Ruben(2004) says that students are affected not only by the teaching environment but also by the learning environment, which includes facilities, accommodation, physical environment, policies and procedures, and more importantly, interpersonal relations and communication and from every encounter and experience. Hence the faculty, staff and administrators have to set good examples by their deeds and recognize that everyone in an institution is a teacher. A wide range of stakeholders and their diverse claims/interests and objectives have to be addressed in the context of the institution of higher education in India. The customer perspective is supposed to aim at the immediate needs and desires of the students, parents, faculty and staff, alumni, the corporate sector and the society at large. It is relevant here to state that looking at students solely as customers becomes a sort of a misnomer as they are also (if not only) the “throughput” that eventually gets processed in the institution and ends up accepted (or rejected) at the verge of graduation. Hence the corporation and society at large should be considered as the real customers.
The second component involves the internal business or operations perspective. This inherently focuses on the implementation and delivery of the academic, research and other programs by the institution and the degree of excellence achieved in the same. The innovation and learning perspective of the organization looks at the development of faculty and staff as a precursor and foundation to excellence in program design and delivery. Finally, the fourth component constitutes of the financial performance and its measure. It is clear in the Indian context especially, that the government although eschews the “profit” word for educational institutions, however is emphasizing more and more on self-sustaining programs and institutions as a desirable outcome of the strategies and models envisaged and pursued by universities and colleges. Surpluses are important as only then institutions can look for achieving greater autonomy in designing and delivering ever new courses and programs that are relevant to the population in context, but expensive to implement.
Kaplan and Norton (1996) say that companies are using scorecard to:
- Clarify and update vision and strategic direction;
- Communicate strategic objectives and measures throughout the organization;
- Align department and individual goals with the organization’s vision and strategy;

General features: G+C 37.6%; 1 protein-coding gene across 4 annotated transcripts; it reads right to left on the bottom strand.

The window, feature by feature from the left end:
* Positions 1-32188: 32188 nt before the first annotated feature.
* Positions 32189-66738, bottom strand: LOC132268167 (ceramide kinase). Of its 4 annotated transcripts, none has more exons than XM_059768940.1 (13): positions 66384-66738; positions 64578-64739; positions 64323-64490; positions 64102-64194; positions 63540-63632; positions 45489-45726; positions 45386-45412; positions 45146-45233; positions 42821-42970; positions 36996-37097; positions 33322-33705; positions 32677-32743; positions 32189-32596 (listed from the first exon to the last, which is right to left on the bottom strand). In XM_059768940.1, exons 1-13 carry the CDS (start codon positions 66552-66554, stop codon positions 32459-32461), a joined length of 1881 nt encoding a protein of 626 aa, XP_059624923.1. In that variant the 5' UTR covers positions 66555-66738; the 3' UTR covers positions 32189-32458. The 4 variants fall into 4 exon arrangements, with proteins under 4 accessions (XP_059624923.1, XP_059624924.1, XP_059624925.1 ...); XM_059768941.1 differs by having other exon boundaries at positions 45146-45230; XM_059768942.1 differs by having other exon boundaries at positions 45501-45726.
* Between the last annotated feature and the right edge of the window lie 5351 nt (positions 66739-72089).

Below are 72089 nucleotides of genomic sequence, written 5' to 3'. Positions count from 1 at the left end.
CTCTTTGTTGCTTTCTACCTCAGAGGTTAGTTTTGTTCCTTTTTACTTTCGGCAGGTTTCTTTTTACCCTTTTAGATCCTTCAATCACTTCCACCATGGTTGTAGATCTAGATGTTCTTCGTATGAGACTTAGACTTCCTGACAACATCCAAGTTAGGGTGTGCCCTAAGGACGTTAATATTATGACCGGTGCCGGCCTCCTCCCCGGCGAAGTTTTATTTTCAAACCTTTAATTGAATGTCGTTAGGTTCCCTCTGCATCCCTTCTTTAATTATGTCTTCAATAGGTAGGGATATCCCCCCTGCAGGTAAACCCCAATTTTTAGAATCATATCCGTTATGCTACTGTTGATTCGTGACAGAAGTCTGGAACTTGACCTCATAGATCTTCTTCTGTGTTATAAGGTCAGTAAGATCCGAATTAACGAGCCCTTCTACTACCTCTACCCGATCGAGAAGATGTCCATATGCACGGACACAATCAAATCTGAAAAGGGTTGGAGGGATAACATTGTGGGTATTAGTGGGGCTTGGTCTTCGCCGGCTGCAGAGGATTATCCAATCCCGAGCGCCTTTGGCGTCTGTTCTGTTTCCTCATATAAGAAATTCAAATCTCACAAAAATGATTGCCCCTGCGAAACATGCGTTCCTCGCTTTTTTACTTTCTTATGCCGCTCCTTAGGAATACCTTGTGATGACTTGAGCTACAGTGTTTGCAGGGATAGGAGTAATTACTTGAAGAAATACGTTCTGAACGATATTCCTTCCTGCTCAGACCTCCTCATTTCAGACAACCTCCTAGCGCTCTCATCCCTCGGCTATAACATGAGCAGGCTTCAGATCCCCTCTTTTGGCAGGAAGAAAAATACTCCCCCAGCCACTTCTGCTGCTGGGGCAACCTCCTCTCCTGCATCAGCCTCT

- Link strategic objectives to long term targets and annual budgets;
- Identify and align strategic initiatives;
- Conduct periodic performance reviews to learn about and improve strategy; and
- Obtain feedback to learn about and improve strategy.
All the above benefits are relevant in the context of the institutions of higher learning in India. As Pandey (2005), indicates – “a good aspect of BSC is that it is a simple, systematic, easy-to-understand approach for performance measurement, review and evaluation. It is also a convenient mechanism to communicate strategy and strategic objectives to all levels of management”. According to Kaplan and Norton (2001) the most important potential benefit is that BSC aligns with strategy leading to better communication and motivation which causes better performance. Considering the linkages in service management profit chain (Heskett et al., 1994 cited in Kaplan and Norton, 2001) we can say that the potential benefits can be:
- Investments in faculty and staff training lead to improvements in service quality;
- Better service quality leads to higher customer (stakeholder) satisfaction;
- Higher customer satisfaction leads to increased customer loyalty; and
- Increased customer loyalty generates positive word of mouth, increased grants/revenues and surpluses that can be inserted into the system for further growth and development.
With growing popularity for Indian Engineers and graduates in job employment abroad, India has to build world-class quality into higher education. In fact, a critical test of a scorecard’s success is its transparency: from the 15-20 scorecard measures, an observer is able to see through the organizations corporate strategy (Kaplan and Norton, 1993).
In this paper we propose that in an environment that demands increasing accountability from business schools, the BSC Approach offers a promising and valuable tool for implementing a strategic performance management system in institutes of higher education. The top management should focus on strategic themes instead of merely relying on formal structures in institutes. The strategy of the institute/university should be communicated to everyone in a easy to understand language. The roles of teachers, administration staff, deans and others should be clarified in advance so as to implement Balanced Scorecard. We propose that BSC will improve communication in institutes as well as work as feedback mechanism for all concerned. This will result in flawless communication and relatively easy implementation of institutional strategy. We also propose to use BSC for balancing internal as well as external perspectives, as so to foster institutional performance.
So, if Higher education institutions apply the BSC to their organization they will be able to position their students and programs positively in the minds of the international audience.